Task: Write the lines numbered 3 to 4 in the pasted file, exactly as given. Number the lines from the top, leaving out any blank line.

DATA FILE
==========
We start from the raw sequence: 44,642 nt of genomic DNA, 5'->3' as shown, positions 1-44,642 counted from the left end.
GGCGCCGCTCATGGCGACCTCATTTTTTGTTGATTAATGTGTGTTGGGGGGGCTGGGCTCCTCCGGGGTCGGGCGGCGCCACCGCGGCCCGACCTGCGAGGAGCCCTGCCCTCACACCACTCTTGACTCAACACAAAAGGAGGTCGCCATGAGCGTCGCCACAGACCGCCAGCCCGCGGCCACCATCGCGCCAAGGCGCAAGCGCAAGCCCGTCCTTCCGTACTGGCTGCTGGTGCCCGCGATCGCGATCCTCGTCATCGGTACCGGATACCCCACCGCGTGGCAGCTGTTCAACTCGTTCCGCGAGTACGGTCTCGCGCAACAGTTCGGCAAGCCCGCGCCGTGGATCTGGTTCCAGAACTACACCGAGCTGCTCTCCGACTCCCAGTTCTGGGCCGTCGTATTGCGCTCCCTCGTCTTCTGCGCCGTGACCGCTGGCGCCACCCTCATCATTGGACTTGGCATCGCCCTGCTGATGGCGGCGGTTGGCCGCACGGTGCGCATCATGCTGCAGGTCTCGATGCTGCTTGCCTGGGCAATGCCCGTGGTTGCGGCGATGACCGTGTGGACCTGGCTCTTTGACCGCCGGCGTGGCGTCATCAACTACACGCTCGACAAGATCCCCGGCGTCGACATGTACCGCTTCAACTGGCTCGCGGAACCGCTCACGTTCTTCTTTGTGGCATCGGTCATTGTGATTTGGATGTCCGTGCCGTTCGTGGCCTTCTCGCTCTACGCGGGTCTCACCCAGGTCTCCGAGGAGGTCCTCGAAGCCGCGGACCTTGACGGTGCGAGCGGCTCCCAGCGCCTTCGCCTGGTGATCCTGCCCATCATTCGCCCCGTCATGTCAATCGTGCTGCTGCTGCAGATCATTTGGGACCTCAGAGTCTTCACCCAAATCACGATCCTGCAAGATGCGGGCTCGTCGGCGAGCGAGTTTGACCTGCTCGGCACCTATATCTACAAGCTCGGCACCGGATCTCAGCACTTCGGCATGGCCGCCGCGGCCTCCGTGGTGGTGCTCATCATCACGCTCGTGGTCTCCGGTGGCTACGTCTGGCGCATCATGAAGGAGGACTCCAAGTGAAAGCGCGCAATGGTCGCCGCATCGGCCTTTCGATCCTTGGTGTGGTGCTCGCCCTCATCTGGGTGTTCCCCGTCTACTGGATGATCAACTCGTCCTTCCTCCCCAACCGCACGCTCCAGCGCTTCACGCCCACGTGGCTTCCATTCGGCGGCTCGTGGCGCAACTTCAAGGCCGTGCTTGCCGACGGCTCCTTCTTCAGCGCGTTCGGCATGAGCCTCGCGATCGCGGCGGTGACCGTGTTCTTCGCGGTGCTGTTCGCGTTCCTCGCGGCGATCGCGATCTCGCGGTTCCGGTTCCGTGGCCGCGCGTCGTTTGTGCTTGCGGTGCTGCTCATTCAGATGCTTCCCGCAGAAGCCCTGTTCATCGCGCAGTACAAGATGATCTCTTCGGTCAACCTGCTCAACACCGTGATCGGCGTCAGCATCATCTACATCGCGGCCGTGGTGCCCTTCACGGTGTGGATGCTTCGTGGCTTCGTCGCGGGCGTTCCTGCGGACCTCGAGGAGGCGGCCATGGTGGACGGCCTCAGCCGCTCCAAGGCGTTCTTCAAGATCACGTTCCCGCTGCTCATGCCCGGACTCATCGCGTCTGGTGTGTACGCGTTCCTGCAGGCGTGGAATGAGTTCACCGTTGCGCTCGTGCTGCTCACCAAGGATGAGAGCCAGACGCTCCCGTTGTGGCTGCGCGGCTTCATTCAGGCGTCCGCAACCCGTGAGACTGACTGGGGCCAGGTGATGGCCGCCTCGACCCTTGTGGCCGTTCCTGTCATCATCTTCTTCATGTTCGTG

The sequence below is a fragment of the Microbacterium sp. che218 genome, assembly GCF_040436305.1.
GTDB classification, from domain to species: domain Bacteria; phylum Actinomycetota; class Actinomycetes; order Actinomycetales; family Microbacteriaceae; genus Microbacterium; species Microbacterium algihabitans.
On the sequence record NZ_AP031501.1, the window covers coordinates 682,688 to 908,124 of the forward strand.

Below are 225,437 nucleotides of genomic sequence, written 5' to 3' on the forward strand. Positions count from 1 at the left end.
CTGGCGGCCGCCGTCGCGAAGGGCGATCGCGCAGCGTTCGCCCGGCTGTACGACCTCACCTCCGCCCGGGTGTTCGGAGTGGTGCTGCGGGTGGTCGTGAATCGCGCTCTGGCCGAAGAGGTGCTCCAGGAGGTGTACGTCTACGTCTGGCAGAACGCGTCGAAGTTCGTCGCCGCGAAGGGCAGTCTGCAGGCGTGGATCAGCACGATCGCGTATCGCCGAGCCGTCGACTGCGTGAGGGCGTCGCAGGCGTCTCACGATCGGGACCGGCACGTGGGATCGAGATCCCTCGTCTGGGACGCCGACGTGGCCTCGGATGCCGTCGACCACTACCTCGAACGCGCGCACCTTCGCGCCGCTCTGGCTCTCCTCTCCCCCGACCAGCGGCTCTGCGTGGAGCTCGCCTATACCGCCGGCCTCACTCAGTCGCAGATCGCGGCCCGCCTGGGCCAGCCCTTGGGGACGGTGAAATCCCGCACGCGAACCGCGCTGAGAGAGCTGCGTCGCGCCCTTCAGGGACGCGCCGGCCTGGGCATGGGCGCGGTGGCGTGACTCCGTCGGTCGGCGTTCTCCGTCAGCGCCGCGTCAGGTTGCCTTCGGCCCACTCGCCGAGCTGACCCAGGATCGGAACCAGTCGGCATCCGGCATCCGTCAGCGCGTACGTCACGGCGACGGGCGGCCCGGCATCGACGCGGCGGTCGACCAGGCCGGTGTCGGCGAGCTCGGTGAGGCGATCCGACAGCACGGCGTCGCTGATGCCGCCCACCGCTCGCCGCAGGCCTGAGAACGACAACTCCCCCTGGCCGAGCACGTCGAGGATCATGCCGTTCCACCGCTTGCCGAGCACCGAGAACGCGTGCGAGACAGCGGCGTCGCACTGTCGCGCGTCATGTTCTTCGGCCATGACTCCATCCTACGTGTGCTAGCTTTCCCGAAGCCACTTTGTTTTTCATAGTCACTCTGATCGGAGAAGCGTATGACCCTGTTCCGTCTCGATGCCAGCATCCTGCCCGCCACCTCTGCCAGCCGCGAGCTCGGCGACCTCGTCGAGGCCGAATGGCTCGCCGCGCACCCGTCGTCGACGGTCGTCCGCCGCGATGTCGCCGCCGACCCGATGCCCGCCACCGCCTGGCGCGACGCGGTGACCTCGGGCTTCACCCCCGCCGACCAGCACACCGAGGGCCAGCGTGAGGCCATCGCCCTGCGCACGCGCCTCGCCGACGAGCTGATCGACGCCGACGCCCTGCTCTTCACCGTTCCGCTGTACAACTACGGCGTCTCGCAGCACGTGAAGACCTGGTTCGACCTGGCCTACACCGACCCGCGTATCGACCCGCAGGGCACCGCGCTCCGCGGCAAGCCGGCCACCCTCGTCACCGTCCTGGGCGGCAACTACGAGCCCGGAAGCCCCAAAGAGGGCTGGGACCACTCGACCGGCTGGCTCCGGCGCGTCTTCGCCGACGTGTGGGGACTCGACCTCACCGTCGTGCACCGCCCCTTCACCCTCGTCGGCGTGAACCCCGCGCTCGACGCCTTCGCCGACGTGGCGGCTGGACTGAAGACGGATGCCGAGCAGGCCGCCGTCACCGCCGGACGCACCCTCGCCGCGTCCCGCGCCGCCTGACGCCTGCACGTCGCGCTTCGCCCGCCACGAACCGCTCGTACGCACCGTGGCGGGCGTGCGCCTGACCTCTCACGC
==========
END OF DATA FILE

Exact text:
The sequence below is a fragment of the Microbacterium sp. che218 genome, assembly GCF_040436305.1.
GTDB classification, from domain to species: domain Bacteria; phylum Actinomycetota; class Actinomycetes; order Actinomycetales; family Microbacteriaceae; genus Microbacterium; species Microbacterium algihabitans.